New Cross Gate

New Cross Gate, Lewisham

The western part of New Cross

Rose Inn, Ewan Munro - Rose Inn

New Cross Gate takes its name from a tollgate erected in 1718 at the top of what is now Clifton Rise (at the far right of the map below). The tollgate was relocated in 1813 to the junction of New Cross Road and Peckham Lane (now Queens Road, off the left side of the map).

This part of New Cross Road was built up from the 1820s with good-quality terraced housing. The station opened in 1839, orig­i­nally as New Cross, and a prolonged period of building began soon afterwards.

Shown in the photo­graph above,* the Rose Inn opened opposite the station in 1855.

Many early prop­er­ties have since either been replaced or converted to new uses. Terraced houses on New Cross Road have had shops built over their front gardens, while houses elsewhere have been subdi­vided into flats. A Sainsbury’s super­market occupies the site of former loco­mo­tive sheds and workshops.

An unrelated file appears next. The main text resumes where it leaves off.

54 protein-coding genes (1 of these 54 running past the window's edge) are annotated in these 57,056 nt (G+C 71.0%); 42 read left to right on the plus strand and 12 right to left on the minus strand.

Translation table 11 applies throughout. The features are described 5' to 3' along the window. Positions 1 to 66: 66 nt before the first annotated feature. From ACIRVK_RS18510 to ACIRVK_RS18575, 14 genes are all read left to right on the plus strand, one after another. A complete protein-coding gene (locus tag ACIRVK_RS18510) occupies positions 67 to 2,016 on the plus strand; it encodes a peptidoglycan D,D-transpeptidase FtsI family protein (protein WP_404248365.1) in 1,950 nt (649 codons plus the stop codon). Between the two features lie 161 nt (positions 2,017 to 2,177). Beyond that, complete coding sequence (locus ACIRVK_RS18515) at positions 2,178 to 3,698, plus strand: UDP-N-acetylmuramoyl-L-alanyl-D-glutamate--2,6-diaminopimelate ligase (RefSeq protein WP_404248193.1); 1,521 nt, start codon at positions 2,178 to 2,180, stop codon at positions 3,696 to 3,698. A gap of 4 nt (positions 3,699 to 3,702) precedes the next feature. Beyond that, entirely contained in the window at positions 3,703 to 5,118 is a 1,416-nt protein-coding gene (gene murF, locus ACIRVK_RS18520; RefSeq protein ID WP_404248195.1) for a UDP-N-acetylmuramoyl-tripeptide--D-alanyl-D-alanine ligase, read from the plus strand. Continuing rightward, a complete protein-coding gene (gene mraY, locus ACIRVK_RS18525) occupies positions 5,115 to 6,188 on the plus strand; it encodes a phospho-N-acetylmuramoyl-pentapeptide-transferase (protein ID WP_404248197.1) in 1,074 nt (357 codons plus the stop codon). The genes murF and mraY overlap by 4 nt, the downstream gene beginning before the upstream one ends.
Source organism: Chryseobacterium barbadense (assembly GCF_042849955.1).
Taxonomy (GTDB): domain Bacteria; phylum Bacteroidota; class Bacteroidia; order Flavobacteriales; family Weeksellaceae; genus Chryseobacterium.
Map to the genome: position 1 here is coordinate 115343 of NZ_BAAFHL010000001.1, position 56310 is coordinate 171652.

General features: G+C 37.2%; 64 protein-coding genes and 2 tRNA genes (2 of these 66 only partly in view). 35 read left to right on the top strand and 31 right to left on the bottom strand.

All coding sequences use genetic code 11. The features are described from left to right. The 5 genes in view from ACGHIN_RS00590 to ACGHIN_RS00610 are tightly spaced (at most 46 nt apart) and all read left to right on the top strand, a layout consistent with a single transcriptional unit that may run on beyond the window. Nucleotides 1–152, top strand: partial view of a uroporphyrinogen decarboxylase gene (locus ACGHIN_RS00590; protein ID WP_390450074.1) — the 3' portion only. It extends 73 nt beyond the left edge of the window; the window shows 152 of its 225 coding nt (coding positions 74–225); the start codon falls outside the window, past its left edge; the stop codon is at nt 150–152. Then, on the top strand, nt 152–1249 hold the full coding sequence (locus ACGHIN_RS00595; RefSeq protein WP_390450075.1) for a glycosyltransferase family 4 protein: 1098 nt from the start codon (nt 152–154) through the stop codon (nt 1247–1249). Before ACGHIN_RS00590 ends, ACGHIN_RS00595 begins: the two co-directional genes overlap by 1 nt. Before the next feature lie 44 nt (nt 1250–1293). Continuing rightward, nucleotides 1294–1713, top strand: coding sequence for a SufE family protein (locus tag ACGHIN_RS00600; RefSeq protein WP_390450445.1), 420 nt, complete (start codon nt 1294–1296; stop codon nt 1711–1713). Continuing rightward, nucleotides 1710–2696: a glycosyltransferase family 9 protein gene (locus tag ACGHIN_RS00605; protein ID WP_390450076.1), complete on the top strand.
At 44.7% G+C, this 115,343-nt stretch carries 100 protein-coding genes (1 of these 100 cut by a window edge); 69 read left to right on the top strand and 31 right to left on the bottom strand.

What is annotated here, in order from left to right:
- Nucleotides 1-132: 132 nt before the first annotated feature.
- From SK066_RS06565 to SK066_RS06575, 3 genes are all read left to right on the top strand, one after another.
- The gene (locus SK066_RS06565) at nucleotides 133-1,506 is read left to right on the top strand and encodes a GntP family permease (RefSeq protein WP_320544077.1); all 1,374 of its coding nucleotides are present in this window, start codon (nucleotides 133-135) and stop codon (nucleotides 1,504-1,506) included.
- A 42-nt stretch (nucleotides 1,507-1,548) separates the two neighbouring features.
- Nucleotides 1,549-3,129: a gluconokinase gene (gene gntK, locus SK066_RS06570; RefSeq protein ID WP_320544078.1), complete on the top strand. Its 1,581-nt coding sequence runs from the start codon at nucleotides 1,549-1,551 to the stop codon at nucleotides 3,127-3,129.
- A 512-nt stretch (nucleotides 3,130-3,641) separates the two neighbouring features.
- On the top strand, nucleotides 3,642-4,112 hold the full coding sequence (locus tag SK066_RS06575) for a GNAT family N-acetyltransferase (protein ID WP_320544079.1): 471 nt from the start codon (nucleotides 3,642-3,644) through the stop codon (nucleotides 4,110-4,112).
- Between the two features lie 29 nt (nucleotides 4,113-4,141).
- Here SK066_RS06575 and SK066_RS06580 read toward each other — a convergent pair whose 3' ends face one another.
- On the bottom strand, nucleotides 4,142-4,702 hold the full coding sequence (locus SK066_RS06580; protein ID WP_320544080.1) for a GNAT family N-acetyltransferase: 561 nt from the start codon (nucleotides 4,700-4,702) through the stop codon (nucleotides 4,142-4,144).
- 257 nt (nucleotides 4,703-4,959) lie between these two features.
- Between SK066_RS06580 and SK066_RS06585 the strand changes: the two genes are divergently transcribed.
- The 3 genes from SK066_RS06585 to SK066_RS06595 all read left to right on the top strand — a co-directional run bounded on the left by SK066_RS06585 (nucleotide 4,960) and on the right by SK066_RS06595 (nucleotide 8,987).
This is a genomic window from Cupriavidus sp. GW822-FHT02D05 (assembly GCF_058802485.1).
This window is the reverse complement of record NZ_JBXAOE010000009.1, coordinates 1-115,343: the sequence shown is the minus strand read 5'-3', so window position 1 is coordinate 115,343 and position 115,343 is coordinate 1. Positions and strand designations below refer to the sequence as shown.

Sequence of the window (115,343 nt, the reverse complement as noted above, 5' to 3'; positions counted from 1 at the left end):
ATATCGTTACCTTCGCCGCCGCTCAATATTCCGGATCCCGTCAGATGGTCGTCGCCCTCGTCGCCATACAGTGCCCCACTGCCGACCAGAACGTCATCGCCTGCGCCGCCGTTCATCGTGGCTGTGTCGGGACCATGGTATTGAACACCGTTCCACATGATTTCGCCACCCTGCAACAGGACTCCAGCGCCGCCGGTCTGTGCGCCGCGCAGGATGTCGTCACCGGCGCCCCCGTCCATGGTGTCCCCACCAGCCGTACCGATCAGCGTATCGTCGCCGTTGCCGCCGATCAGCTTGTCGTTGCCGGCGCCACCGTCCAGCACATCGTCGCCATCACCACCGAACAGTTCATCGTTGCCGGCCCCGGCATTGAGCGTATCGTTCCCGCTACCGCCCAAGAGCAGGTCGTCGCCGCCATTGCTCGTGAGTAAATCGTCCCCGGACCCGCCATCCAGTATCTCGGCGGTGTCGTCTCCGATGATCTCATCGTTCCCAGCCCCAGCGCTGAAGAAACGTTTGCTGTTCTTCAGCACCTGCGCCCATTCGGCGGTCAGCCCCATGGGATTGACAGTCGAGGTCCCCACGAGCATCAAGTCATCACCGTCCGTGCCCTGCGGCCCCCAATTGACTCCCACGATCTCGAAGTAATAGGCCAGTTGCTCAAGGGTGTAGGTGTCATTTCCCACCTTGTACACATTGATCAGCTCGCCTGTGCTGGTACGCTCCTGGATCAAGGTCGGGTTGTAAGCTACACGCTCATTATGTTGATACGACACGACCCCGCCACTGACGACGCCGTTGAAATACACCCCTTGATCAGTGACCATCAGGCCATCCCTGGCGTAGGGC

The tram depot that was built in 1906 was replaced by a bus garage in the 1950s. The Electric Empire cinema that opened in 1909 is now a solicitor’s.

Charles Dickens kept a secret apartment at New Cross Gate, a semi-rural retreat where he wrote Bleak House and later completed Great Expectations. The lodgings also provided him with convenient access to his mistress in Nunhead.

Postal district: SE14
Station: London Overground (East London line) and Southern (zone 2)


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The picture of The Rose Inn on this page is adapted from an original photograph, copyright Ewan Munro, at Flickr, made available under the Attribution-ShareAlike 2.0 Generic Licence. Any subsequent reuse is freely permitted under the terms of that licence.